Small Field for School Launch

Discussion in 'Low Power Rocketry (LPR)' started by BlastoffDFW, Sep 10, 2018.

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  1. Sep 10, 2018 #1

    BlastoffDFW

    BlastoffDFW

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    I have been invited to do a demo launch for "Rocket Day" at a local school. Their field is small, only about 400' x 300', with houses on all sides.

    What rocket would you suggest to stay within the field but still be entertaining?

    A few options I'm considering:
    • Existing Estes Ascender adapted down to a C11. Has always flown dead straight on F15's, but not sure the C11 is safe. Need to mod it in OpenRocket.
    • Build new Estes Protostar from my stock of kits. Looks killer. Light enough to fly on small engines.
    • Custom build something big (high air resistance) but light (small engines)
     
  2. Sep 10, 2018 #2

    dhbarr

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    c11 isn't what's wanted there, I believe it's the d12 you're after.

    elliptical bt80 tubefin is my best answer for a dragwagon; technically a traditional design ( e.g. not a saucer or spool ) but like trying to throw a grocery sack.
     
  3. Sep 10, 2018 #3

    Lugnut56

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    You might try the "Slo-Mo" from Apogee. It's designed to have a lot of drag for slow launches, and with canted fins, spins as it leaves the pad. I just launched mine a week ago with a C6-5, and according to the altimeter it only went 231'.
     
  4. Sep 10, 2018 #4

    BEC

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    The Safety Code would limit you to B motors on a field that size. I'd be inclined to fly a Big Bertha on a B6-2 and maybe reef the 'chute some.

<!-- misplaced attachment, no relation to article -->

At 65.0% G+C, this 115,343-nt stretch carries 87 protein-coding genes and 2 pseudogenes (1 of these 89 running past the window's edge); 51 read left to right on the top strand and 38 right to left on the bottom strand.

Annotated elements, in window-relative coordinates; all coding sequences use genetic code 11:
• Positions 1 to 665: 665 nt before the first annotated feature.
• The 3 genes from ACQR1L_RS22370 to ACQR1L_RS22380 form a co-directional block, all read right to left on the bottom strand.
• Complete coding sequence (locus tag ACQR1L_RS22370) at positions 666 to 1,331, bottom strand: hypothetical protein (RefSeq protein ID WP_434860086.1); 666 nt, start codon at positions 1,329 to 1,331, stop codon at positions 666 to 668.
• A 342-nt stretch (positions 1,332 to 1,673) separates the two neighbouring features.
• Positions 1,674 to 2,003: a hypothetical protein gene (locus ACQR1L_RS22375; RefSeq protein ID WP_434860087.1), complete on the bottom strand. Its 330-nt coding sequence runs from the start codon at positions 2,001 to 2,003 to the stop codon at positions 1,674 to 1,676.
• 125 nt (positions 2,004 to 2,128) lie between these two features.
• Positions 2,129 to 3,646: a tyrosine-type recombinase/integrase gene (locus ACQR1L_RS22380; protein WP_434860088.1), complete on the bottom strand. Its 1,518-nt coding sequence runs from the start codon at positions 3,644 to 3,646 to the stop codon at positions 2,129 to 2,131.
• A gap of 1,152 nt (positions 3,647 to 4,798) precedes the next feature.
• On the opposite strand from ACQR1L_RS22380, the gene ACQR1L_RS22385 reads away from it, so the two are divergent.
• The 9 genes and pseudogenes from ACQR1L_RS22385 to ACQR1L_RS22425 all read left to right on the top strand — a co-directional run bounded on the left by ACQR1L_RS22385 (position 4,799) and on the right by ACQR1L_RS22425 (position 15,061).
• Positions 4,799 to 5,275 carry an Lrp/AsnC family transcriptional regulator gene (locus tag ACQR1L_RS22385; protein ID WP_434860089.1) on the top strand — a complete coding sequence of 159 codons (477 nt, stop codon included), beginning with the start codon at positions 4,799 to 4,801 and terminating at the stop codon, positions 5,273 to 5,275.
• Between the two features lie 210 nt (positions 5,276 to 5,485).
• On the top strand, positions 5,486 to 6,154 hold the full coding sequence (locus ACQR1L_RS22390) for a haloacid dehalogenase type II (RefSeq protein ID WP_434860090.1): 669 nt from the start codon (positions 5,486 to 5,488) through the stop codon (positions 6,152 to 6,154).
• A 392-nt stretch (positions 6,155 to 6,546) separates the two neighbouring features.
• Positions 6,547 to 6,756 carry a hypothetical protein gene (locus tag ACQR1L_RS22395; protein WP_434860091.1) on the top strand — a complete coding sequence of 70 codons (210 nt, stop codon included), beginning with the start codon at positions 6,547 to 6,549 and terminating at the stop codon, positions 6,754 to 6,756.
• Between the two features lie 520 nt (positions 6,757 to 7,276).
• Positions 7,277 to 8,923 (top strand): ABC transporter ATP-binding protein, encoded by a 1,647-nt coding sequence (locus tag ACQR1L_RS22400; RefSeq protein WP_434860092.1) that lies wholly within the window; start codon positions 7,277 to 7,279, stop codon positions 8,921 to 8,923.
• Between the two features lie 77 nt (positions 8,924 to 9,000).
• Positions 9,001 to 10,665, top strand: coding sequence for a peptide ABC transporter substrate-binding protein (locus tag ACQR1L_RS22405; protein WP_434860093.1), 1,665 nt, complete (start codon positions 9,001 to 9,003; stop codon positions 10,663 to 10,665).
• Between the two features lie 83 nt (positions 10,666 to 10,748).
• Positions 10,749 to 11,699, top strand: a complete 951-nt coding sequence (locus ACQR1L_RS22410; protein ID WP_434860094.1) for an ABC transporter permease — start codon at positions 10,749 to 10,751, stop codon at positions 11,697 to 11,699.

5. Sep 10, 2018 #5

    Tbmx3

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    Estes Shuttle Express on a B4-4 would be perfect for that size field.
     
  6. Sep 10, 2018 #6

    KennB

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    Be sure to include a good starter rocket or two that would be more likely be a first kit for some of the kids. If they've never seen a launch before, an Alpha on and A8-3 can be impressive.
     
  7. Sep 10, 2018 #7

    Scott_650

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    Estes Shuttle Express on a B motor is a pretty good choice for a field that size, couple of things to consider are you don’t get much of a glide from the parasite shuttles at the B motor apogee, more like “ falling with style” ( they do work as they should though) and you may want to add some bright orange with a Sharpie to the gliders - makes them easier to see in the air.

    Estes Flip Flyer on a B works well on a small field - one of my personal go-to choices for demo launches.

    Estes Big Bertha style rocket on a short delay B motor would also be a good choice. The relatively slow takeoff is pretty neat and you can watch the entire flight.

    Estes Goblin on a B motor with an adapter would work too - streamer recovery brings it down nicely without much drift at B motor apogee.
     
    Last edited: Sep 10, 2018
  8. Sep 10, 2018 #8

    Zeus-cat

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    You could consider a very high drag rocket like a Dare To Be Square from Newway Rockets. There are also various saucers that you could use. I always use a C6 in my Dare To Be Square and I would guess it hits 100 feet at best. It is low, slow and loud which kids love. It doesn't spit the motor either and it uses tumble recovery.
     
  9. Sep 10, 2018 #9

    BlastoffDFW

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    Thanks everybody for the great suggestions!

    Regarding NAR Model Rocket Safety Code, can anyone clarify what is meant by "open area"? I have 400' x 300' that is completely free of trees, but 400' x 400' if I ignore small trees on the edges.

    I am trying to convince the school to let me hand out a bunch of E2X starter kits and let every kid launch a rocket.
     
  10. Sep 10, 2018 #10

    Bat-mite

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    Trees are considered "open area" as long as you don't mind landing in them. Safety code is more concerned with occupied buildings. If you don't mind invalidating your insurance, then the safety code is less relevant to you than actually being able to recover your rockets.
     
  11. Sep 10, 2018 #11

    Scott_650